• Farmer Kent, a speaker at the Aronia festival, provided us a lot of insight on organic farming methods.

There is certainly a market for wild berry products. The hottest sellers so far seem to be the raspberry jalapeno jam where customers like it with cream cheese on a cracker and chocolate raspberry topping. I found it interesting that although I preferred some of the products over the others, the chokecherry jam was a hot seller primarily because people remember their grandmother’s making it when they were younger and remembering those tastes and memories.

The results were better than I expected as I made approximately 300 jars of jam and sauces and was able to sell over half of what I made. I would like to continue to attend various farm tours in our area and look into additional opportunities with other berry plants, such as elderberries or currants as well as continuing to explore more recipes and to watch how our plants respond to the various organic fertilizers. It’s been a fun project and I would certainly recommend it to others looking for ways on how to use their wild fruit that grows naturally in our area or on their acreages.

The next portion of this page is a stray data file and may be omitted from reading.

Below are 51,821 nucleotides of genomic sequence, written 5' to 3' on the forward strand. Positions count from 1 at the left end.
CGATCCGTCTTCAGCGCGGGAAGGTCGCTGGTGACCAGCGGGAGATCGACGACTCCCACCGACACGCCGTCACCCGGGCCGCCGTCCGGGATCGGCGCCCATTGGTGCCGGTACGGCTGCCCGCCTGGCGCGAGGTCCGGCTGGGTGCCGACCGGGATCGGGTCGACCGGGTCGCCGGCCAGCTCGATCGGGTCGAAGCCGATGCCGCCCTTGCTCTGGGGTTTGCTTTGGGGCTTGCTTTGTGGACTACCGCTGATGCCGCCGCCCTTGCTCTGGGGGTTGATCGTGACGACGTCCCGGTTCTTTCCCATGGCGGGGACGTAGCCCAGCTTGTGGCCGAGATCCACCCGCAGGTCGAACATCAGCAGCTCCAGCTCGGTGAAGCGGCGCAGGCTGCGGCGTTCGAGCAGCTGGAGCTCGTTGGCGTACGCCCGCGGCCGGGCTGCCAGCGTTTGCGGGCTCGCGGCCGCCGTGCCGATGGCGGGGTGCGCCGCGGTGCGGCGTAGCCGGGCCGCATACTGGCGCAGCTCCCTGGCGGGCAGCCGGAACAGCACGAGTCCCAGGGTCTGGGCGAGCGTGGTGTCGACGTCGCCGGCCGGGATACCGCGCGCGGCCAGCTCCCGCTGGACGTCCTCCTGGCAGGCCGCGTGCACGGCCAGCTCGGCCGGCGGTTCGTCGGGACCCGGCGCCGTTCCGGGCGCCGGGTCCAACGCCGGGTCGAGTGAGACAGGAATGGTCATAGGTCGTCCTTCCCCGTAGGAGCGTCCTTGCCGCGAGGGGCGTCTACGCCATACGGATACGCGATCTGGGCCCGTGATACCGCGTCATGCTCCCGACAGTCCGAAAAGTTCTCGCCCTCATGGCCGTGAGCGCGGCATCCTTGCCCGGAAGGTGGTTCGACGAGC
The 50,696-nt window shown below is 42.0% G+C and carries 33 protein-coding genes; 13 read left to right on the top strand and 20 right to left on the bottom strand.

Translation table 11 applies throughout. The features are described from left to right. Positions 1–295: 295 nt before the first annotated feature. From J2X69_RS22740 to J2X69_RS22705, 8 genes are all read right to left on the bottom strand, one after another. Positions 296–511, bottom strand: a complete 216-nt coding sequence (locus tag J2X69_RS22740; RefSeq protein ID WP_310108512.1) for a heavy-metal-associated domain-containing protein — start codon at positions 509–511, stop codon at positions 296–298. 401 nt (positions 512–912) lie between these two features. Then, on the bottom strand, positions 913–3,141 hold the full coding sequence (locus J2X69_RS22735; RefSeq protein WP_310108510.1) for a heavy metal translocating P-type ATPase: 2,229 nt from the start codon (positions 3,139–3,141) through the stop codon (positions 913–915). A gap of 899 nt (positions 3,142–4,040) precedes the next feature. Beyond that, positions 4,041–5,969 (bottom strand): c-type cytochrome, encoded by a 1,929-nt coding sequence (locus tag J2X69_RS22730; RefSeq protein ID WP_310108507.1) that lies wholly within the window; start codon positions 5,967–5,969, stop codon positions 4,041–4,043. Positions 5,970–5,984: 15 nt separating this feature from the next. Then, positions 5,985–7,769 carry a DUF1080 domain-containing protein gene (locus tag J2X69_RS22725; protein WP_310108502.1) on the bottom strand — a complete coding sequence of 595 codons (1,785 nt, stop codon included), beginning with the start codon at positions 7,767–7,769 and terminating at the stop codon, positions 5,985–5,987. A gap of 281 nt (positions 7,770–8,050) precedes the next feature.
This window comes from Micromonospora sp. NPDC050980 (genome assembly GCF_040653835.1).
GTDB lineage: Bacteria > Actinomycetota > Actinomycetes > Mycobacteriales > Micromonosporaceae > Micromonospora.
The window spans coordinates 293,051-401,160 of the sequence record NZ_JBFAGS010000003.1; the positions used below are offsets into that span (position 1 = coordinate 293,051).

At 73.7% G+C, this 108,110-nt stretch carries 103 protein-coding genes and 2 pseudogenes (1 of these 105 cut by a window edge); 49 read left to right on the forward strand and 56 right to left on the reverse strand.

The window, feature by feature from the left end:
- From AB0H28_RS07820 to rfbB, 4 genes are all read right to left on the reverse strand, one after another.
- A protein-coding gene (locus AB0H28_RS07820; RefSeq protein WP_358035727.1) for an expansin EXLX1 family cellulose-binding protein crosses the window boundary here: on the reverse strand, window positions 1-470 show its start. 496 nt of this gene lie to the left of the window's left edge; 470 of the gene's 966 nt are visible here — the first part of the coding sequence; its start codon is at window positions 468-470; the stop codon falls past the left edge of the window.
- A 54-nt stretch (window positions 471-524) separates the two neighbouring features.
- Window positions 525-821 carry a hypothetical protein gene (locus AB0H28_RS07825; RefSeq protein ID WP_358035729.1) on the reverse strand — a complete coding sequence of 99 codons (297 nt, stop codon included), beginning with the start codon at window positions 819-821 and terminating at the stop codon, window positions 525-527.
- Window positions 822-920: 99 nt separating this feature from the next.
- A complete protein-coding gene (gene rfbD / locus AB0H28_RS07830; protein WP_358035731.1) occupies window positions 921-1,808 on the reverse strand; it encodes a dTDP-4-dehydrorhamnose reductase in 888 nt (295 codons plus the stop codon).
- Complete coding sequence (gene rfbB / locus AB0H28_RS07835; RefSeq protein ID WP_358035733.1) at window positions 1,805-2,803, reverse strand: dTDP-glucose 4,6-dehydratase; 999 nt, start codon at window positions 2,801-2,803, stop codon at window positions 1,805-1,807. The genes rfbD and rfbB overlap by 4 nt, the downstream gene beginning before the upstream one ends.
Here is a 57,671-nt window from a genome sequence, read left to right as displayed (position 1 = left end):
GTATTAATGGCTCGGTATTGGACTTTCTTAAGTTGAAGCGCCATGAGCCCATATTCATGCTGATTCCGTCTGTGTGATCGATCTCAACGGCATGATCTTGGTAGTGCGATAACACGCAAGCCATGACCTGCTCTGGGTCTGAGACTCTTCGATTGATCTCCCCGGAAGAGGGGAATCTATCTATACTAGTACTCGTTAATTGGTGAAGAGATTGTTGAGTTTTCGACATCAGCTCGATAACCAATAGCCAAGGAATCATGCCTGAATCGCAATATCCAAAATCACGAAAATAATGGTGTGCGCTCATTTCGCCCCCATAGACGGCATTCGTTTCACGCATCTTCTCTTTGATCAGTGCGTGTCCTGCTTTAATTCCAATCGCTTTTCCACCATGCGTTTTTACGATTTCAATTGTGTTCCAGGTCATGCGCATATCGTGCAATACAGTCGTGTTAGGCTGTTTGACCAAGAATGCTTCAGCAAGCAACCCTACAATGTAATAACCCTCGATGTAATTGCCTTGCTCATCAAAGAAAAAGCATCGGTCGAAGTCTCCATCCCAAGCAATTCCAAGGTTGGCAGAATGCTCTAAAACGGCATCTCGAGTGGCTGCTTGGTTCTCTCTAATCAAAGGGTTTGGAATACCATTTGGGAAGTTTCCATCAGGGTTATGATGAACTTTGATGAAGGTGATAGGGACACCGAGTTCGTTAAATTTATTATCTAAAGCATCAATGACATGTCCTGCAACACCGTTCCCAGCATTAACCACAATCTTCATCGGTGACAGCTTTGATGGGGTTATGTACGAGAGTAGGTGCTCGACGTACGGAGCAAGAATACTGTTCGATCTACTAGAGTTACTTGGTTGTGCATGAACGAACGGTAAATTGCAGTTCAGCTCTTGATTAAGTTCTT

Wild fruits and berries grow in abundance in nature, although they are often ignored and fall to the ground or provide food to birds and animals. They truly are a viable food option, offer a healthy snack and offer marketing opportunities to farmers looking for alternative options and additional income. Wild berries grow with very little assistance although organic opportunities are available as well.